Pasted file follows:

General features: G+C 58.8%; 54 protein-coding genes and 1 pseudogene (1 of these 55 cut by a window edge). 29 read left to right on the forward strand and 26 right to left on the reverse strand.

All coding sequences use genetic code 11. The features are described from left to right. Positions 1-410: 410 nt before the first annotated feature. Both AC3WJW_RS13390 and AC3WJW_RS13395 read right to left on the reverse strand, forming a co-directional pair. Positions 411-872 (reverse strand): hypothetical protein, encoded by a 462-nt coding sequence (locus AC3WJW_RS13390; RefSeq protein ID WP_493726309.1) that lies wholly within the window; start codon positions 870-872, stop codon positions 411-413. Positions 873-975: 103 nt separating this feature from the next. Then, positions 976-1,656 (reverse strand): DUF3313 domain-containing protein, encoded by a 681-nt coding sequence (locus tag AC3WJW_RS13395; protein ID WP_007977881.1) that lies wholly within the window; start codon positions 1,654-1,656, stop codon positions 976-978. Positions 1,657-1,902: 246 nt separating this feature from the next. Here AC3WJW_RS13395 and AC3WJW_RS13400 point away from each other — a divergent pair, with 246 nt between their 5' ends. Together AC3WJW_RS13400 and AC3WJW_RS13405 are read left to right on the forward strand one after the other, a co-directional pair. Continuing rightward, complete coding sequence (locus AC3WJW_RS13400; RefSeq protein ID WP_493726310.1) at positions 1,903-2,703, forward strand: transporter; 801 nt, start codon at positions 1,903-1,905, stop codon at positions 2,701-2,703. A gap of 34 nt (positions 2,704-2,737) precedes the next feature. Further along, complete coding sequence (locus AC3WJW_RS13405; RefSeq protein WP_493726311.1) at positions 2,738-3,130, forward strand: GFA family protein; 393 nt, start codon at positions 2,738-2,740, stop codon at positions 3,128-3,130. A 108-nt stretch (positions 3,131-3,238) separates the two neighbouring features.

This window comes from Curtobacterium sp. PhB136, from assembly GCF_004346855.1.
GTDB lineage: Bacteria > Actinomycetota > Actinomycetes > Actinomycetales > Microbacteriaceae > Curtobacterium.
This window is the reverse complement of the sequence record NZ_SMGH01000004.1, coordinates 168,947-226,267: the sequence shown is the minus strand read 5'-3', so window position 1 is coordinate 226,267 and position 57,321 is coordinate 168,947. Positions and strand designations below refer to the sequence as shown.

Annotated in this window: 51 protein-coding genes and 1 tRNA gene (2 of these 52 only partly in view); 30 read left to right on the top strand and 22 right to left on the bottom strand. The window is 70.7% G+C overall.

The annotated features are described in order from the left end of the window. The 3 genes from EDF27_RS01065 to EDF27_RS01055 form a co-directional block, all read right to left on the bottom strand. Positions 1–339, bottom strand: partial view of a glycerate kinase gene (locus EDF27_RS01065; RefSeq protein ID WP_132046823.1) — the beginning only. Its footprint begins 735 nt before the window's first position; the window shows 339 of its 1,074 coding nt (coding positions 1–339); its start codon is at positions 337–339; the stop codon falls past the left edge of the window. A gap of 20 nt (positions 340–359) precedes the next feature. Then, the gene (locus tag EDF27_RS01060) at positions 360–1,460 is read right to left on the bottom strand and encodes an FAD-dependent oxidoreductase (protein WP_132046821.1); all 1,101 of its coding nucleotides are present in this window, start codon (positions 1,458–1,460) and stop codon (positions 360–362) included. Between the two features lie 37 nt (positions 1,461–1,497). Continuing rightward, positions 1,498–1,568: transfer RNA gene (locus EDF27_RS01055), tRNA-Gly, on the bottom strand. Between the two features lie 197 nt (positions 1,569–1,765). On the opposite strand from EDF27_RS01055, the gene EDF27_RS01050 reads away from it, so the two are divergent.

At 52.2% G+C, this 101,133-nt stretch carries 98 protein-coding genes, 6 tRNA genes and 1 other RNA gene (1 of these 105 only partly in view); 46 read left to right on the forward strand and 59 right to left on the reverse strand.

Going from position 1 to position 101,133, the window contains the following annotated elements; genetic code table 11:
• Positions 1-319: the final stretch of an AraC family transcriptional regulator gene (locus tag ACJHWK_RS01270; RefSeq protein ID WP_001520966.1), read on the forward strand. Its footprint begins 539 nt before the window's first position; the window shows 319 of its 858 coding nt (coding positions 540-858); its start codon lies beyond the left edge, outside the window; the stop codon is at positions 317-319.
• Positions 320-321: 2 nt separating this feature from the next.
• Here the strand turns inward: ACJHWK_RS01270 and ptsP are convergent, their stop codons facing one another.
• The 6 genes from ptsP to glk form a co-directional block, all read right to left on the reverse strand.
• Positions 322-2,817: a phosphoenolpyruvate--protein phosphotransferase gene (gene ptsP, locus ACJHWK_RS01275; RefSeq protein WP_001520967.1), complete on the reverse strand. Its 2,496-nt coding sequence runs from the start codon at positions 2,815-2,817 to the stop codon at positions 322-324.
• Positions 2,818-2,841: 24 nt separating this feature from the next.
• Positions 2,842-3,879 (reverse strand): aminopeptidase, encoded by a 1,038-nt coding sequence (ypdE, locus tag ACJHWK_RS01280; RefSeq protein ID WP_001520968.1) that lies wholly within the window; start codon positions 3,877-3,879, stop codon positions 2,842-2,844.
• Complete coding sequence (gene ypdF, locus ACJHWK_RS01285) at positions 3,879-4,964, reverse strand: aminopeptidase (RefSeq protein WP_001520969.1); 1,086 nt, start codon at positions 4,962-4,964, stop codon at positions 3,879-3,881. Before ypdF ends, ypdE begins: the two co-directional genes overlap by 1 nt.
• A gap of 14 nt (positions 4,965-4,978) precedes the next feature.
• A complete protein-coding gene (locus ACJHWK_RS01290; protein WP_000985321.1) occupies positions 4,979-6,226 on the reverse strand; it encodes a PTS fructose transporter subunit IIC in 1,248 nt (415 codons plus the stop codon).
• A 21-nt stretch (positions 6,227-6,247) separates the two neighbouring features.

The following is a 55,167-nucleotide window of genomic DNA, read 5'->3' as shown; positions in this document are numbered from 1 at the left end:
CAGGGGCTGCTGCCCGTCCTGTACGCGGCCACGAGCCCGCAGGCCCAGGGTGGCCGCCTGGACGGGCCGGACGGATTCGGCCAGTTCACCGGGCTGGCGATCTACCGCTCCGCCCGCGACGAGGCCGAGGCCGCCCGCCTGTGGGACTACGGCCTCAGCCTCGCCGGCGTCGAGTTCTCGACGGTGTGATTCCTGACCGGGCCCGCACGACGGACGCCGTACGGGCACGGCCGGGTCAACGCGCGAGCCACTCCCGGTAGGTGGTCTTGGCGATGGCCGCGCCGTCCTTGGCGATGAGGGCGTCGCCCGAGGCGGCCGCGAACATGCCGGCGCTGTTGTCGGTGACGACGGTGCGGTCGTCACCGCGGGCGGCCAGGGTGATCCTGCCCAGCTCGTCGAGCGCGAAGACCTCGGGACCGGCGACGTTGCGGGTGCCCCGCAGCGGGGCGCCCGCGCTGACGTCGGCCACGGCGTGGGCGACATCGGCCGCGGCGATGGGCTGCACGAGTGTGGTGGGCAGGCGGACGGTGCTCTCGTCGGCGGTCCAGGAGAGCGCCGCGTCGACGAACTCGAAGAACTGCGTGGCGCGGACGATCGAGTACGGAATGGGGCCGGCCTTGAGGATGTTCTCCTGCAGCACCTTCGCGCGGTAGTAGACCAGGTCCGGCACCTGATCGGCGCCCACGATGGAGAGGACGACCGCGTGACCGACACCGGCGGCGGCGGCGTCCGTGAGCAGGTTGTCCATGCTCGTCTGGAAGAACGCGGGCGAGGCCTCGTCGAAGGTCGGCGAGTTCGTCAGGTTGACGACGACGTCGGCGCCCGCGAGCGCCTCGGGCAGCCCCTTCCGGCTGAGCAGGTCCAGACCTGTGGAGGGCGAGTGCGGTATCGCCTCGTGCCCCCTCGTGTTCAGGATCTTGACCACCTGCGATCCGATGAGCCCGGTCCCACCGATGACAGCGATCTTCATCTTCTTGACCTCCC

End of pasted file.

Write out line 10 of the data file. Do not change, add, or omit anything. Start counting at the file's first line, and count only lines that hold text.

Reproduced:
• Positions 1-319: the final stretch of an AraC family transcriptional regulator gene (locus tag ACJHWK_RS01270; RefSeq protein ID WP_001520966.1), read on the forward strand. Its footprint begins 539 nt before the window's first position; the window shows 319 of its 858 coding nt (coding positions 540-858); its start codon lies beyond the left edge, outside the window; the stop codon is at positions 317-319.